"The Long Journey Begins"
[North face of the pavilion
It all started in June 1974 when Franklin Judge J.T. Riley decided to replace the white building pictured here. It was reputed that the right portion was where J.N.C. Schenck had his store and post office. He was appointed Territorial Postmaster in 1802 and Postmaster in 1803 when Ohio became a state.
Riley donated the log post office to the Franklin Area Historical Society with a term that it must be moved before December 31. Fund raising took some time. On December 6 all was ready to move the building some two blocks south on River Street. A significant date: On April 9, 1976, we were notified by the Ohio Historic Site Preservation Advisory Board that the Log Post Office had been entered in the National Register of Historic Places. We are the oldest standing post office on the National Register in the state of Ohio.
The Log Post Office had been protected with clapboard for almost 2 hundred years. For 30 years Mother Nature did a number on it basically on a number of the large logs. The rings [on] one of the logs were counted: 219 - this meant it was alive in the late 1500s!
We have given you a peek of some of the items displayed on the first and second floors.
[South face of the pavilion
The historical growth of the United States is solidly intertwined with the nation's postal service. On July 26, 1775, the Second Continental Congress established an American postal system and appointed Benjamin Franklin the first Postmaster General of the Thirteen Colonies. As architect of the mail system, Franklin's postal organization eventually developed into today's United States Postal Service. General George Washington wisely said that the Postal Service, as a communications system, would "bind the nation." Without communications and its inherent need for transportation, no manufacturing or business enterprise could prosper. From horseback to modern day shipping the Post Office Department modified the various forms of transport for its own use. As a result, it has subsidized and breathed life into every major form of transporation in the United States.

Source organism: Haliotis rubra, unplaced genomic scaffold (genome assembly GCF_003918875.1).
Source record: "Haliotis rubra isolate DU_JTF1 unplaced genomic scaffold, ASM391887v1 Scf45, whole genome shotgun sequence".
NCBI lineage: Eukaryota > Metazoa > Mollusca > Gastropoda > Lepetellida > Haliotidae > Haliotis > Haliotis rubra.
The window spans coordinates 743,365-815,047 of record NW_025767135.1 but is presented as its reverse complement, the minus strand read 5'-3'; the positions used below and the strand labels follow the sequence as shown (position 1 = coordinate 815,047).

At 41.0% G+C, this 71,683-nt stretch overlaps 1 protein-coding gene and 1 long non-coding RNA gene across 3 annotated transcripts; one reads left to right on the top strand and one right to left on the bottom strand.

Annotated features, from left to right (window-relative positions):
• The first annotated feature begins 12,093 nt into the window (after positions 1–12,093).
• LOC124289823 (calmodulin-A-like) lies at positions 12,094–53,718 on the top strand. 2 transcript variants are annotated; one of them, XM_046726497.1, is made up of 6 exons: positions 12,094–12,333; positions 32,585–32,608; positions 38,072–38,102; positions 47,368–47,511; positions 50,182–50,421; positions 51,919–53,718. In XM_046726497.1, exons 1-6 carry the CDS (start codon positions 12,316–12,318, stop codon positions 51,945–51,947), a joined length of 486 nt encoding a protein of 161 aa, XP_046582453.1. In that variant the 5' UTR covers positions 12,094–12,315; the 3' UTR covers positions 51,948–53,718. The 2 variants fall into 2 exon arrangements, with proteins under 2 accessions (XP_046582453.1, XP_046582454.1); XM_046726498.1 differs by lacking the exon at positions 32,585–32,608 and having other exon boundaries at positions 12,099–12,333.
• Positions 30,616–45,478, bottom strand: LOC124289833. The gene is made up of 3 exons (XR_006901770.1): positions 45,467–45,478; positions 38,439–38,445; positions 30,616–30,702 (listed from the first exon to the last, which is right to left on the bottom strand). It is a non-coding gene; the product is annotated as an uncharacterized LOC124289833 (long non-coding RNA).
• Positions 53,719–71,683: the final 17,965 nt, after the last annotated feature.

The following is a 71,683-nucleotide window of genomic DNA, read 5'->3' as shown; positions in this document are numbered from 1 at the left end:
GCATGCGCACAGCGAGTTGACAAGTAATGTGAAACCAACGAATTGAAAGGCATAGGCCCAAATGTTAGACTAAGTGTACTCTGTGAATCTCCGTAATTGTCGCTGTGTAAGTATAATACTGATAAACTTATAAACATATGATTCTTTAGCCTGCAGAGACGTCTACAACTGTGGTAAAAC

After the Revolutionary War, the Ohio Company of Associates, led by General Rufus Putnam, scouted the Northwest Territory and established Ohio's first permanent settlement in Marietta on April 1788. The nation's westward expansion from across the Allegheny Mountains began with this Ohio settlement. In 1796, General William Schenck and Daniel Cooper founded the town of Franklin, Ohio. Warren County's first post office was established in Franklin 1n 1802. The General's brother, John Noble Cummings Schenck, was appointed its first Postmaster.
Early towns frequently politicked for a post office knowing that the nation's only form of communication would bring growth, manufacturing enterprises, and improved roads and transporation. This corridor of Ohio, including the town of Franklin, was extemely interested in building manufacturing plants and roads along the Great Miami River. The very road Franklin's post office was established still follows this same route. Even other forms of transporation such as the Miami-Erie Canal, the railroad, highways, and now the Ohio Bike Path basically follow the old postal route established in 1802.
[Transcription of letter establishing the post office
[August] 5, 
New Post offices have been established at the following places in the North Western Territory viz: Middletown, Williamsburg, Hamilton, Franklin, Dayton, & Staunton. I pray you, (taking the advice the advices of Judge Meggs & others, your friends) to give me the name of a suitable postmaster for each of those offices without delay. The public service will be injured by an inattention to this request.
G.G. [Gideon Granger, Postmaster General from 1801 to 1814]